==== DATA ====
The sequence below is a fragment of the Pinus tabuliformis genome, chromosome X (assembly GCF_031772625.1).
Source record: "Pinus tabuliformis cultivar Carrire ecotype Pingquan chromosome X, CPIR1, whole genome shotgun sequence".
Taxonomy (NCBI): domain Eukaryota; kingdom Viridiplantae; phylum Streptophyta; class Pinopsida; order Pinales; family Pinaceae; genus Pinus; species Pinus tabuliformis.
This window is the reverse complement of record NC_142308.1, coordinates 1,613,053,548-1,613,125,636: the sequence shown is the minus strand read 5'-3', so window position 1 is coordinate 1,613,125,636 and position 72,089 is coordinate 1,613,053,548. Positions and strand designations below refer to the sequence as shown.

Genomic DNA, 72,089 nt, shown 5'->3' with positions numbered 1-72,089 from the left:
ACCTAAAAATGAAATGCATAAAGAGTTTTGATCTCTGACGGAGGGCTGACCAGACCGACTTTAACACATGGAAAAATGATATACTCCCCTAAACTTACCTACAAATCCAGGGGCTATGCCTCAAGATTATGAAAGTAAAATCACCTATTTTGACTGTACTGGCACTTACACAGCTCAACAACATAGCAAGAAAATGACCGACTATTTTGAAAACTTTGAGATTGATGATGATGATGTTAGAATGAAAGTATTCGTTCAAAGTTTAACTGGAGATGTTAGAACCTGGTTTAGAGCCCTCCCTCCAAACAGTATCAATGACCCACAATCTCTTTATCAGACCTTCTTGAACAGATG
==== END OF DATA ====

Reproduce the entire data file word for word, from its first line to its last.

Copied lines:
The sequence below is a fragment of the Pinus tabuliformis genome, chromosome X (assembly GCF_031772625.1).
Source record: "Pinus tabuliformis cultivar Carrire ecotype Pingquan chromosome X, CPIR1, whole genome shotgun sequence".
Taxonomy (NCBI): domain Eukaryota; kingdom Viridiplantae; phylum Streptophyta; class Pinopsida; order Pinales; family Pinaceae; genus Pinus; species Pinus tabuliformis.
This window is the reverse complement of record NC_142308.1, coordinates 1,613,053,548-1,613,125,636: the sequence shown is the minus strand read 5'-3', so window position 1 is coordinate 1,613,125,636 and position 72,089 is coordinate 1,613,053,548. Positions and strand designations below refer to the sequence as shown.

Genomic DNA, 72,089 nt, shown 5'->3' with positions numbered 1-72,089 from the left:
ACCTAAAAATGAAATGCATAAAGAGTTTTGATCTCTGACGGAGGGCTGACCAGACCGACTTTAACACATGGAAAAATGATATACTCCCCTAAACTTACCTACAAATCCAGGGGCTATGCCTCAAGATTATGAAAGTAAAATCACCTATTTTGACTGTACTGGCACTTACACAGCTCAACAACATAGCAAGAAAATGACCGACTATTTTGAAAACTTTGAGATTGATGATGATGATGTTAGAATGAAAGTATTCGTTCAAAGTTTAACTGGAGATGTTAGAACCTGGTTTAGAGCCCTCCCTCCAAACAGTATCAATGACCCACAATCTCTTTATCAGACCTTCTTGAACAGATG